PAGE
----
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Developing loyal physicians: a five-point plan.

By 2001, the question in organizations of physician loyalty should be resolved. Physicians and health care centers will be intimately related through some version of managed care plans, effective regionalization, and capitation payment. However, predicting the future does not resolve today's dilemma. Executive staff, governing board, and physician leaders must cultivate physician loyalty, while at the same time avoiding a hornet's nest of possible problems. For a moment, don't even think about possible antitrust problems, such as with joint ventures designed to tie physicians and their patients to this health care center. And forget, for a moment, that ignoring Medicare fraud and abuse statutes and "safe harbor regulations" could lead to fines or prison terms. Rather, step back and consider the physician loyalty question from a broader perspective, including an expanded 1990s notion of "quality" and "medical ehtics."

A commonly asked question is, "To attract and keep loyal physicians, should we buy physician's practices, offer practice perks, or both?" But will long-range goals be met by throwing money at physicians? Or, as so often happens, will conventional wisdom turn out to be folly? Can loyalty really be bought? Or might those who will "sell" their loyalty, sell it again when a higher bidder comes along? It's true that spending money is necessary to develop a nucleus of loyal physicians. There's a big difference between attempting to buy the physician's loyalty directly, as opposed to investing wisely in efforts designed to win the physician's loyalty.

The ethical consideration comes in when one starts to consider the professionalism, dependability, and integrity of a medical staff built with this strategy. Will the best qualified and most committed physician really be attracted? In addition, think of the message being sent to the nucleus of careful and caring physicians currently on the medicaal staff. That clear message is, "We overgeneralize about physicians to the point of thinking that all physicians are agreedy and arrogant. Those who might think, "Well, not too far wrong," should think through the medical staff roster again. Think, perhaps, of the characteristics of the physicians chosen to care for them and their families. Many physicians, contrary to public opinion it seems, preserve values of professionalism and dependability. It would be a mistake for the health care center to lose the respect of these individuals.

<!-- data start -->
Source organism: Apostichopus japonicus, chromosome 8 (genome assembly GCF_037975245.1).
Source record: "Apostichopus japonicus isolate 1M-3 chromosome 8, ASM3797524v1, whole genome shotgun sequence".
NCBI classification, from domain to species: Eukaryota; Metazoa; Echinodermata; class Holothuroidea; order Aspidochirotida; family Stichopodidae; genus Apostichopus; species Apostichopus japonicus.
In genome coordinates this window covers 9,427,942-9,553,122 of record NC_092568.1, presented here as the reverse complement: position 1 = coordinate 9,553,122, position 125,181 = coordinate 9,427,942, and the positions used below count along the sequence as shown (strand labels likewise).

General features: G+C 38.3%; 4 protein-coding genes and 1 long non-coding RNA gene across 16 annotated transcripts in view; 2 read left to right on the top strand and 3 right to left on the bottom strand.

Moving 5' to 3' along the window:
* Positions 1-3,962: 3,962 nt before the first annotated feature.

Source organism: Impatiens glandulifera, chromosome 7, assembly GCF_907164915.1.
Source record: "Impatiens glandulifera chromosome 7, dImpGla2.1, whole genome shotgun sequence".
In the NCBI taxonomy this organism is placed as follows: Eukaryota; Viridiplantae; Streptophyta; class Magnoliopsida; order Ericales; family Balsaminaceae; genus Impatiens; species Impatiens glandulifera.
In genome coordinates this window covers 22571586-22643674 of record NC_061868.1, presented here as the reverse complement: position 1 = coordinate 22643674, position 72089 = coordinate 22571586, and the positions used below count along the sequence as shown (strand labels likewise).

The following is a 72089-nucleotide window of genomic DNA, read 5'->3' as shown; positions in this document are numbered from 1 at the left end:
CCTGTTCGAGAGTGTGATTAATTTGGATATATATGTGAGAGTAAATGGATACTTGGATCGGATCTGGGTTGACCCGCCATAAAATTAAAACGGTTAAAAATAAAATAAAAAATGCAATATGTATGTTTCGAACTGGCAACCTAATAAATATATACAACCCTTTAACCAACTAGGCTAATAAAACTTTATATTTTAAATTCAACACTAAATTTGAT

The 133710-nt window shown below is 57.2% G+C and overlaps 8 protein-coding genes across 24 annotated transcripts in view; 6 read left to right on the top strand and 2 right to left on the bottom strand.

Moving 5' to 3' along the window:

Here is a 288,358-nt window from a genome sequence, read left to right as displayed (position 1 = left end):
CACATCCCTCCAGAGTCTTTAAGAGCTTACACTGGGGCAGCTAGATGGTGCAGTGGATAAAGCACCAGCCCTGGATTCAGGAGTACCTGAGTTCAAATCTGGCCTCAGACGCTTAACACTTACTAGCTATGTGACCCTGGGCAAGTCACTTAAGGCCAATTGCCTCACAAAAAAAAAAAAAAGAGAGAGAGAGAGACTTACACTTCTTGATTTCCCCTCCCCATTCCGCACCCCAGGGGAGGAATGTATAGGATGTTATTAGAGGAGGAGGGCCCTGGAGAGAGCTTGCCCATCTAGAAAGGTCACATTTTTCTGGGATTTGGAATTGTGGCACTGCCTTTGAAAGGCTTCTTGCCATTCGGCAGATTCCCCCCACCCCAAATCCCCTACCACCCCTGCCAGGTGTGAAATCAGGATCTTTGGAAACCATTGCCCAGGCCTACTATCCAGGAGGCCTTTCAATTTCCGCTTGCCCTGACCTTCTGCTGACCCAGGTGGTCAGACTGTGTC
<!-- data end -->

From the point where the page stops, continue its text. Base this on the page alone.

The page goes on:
Next, shouldn't one think carefully abouit joint ventures with physicians? A joint venture is an excellent idea if it makes business sense. Perhaps the joint venture is in a focused clinical area, such as an MRI unit with radiologists. Or perhaps the availability of joint venture capital makes it possible to provide a medical service previously lacking in the community. Or perhaps costly duplication of services can be avoided. But, joint ventures entered into for the expressed purpose of tying physicians and their patients to the hospital may run afoul of more than legal traps related to antitrust and other relevant legal issues. What about the impact of such ventures on clinical decisions? Surely every physician, except a superhuman moralist, might be influenced to order a certain diagnostic test, or admit the patient to one hospital instead of another, if increased income is a factor. Care must be taken that a specific joint venture is not feesplitting raised to a sophisticated level. This is the basic concern of "safe harbor" regulations.

There is another troubling and commonly asked question. It's usually asked by a member of the governing board. "When physicians admit patients, they use our equipment, and we pay for it. They use our nurses, and we pay nurses' salaries. So, physicians just owe the health care center their loyalty, don't they?" Theoretically, yes, in the best of all possible worlds. And some physicians see this altruistic point. But, usually, as in any human relationship, the physician's loyalty must be earned and deserved.

Let's take a fresh look at the physician loyalty question, starting at square one. What is it we expect of the physician? What does it mean to be "loyal"?

According to Funk and Wagnall's New Standard Dictionary: Loyalty = Devotion = A strong attachment or affection expressing itself in earnest service.

Affection? Emotional attachment? These are unrealistic expectations. Better to remember the physician who said, "If the hospital wants loyalty, tell 'em to buy a cocker spaniel." John Gardner points out that, "The loyalty of the professional man is to his professional and not to the organization that may house him at any given moment." [3] A few physicians, mostly in the general community hospital tradition, really love their hospitals. But hardly any physician anywhere feels affection for today's multilayered "health care organization."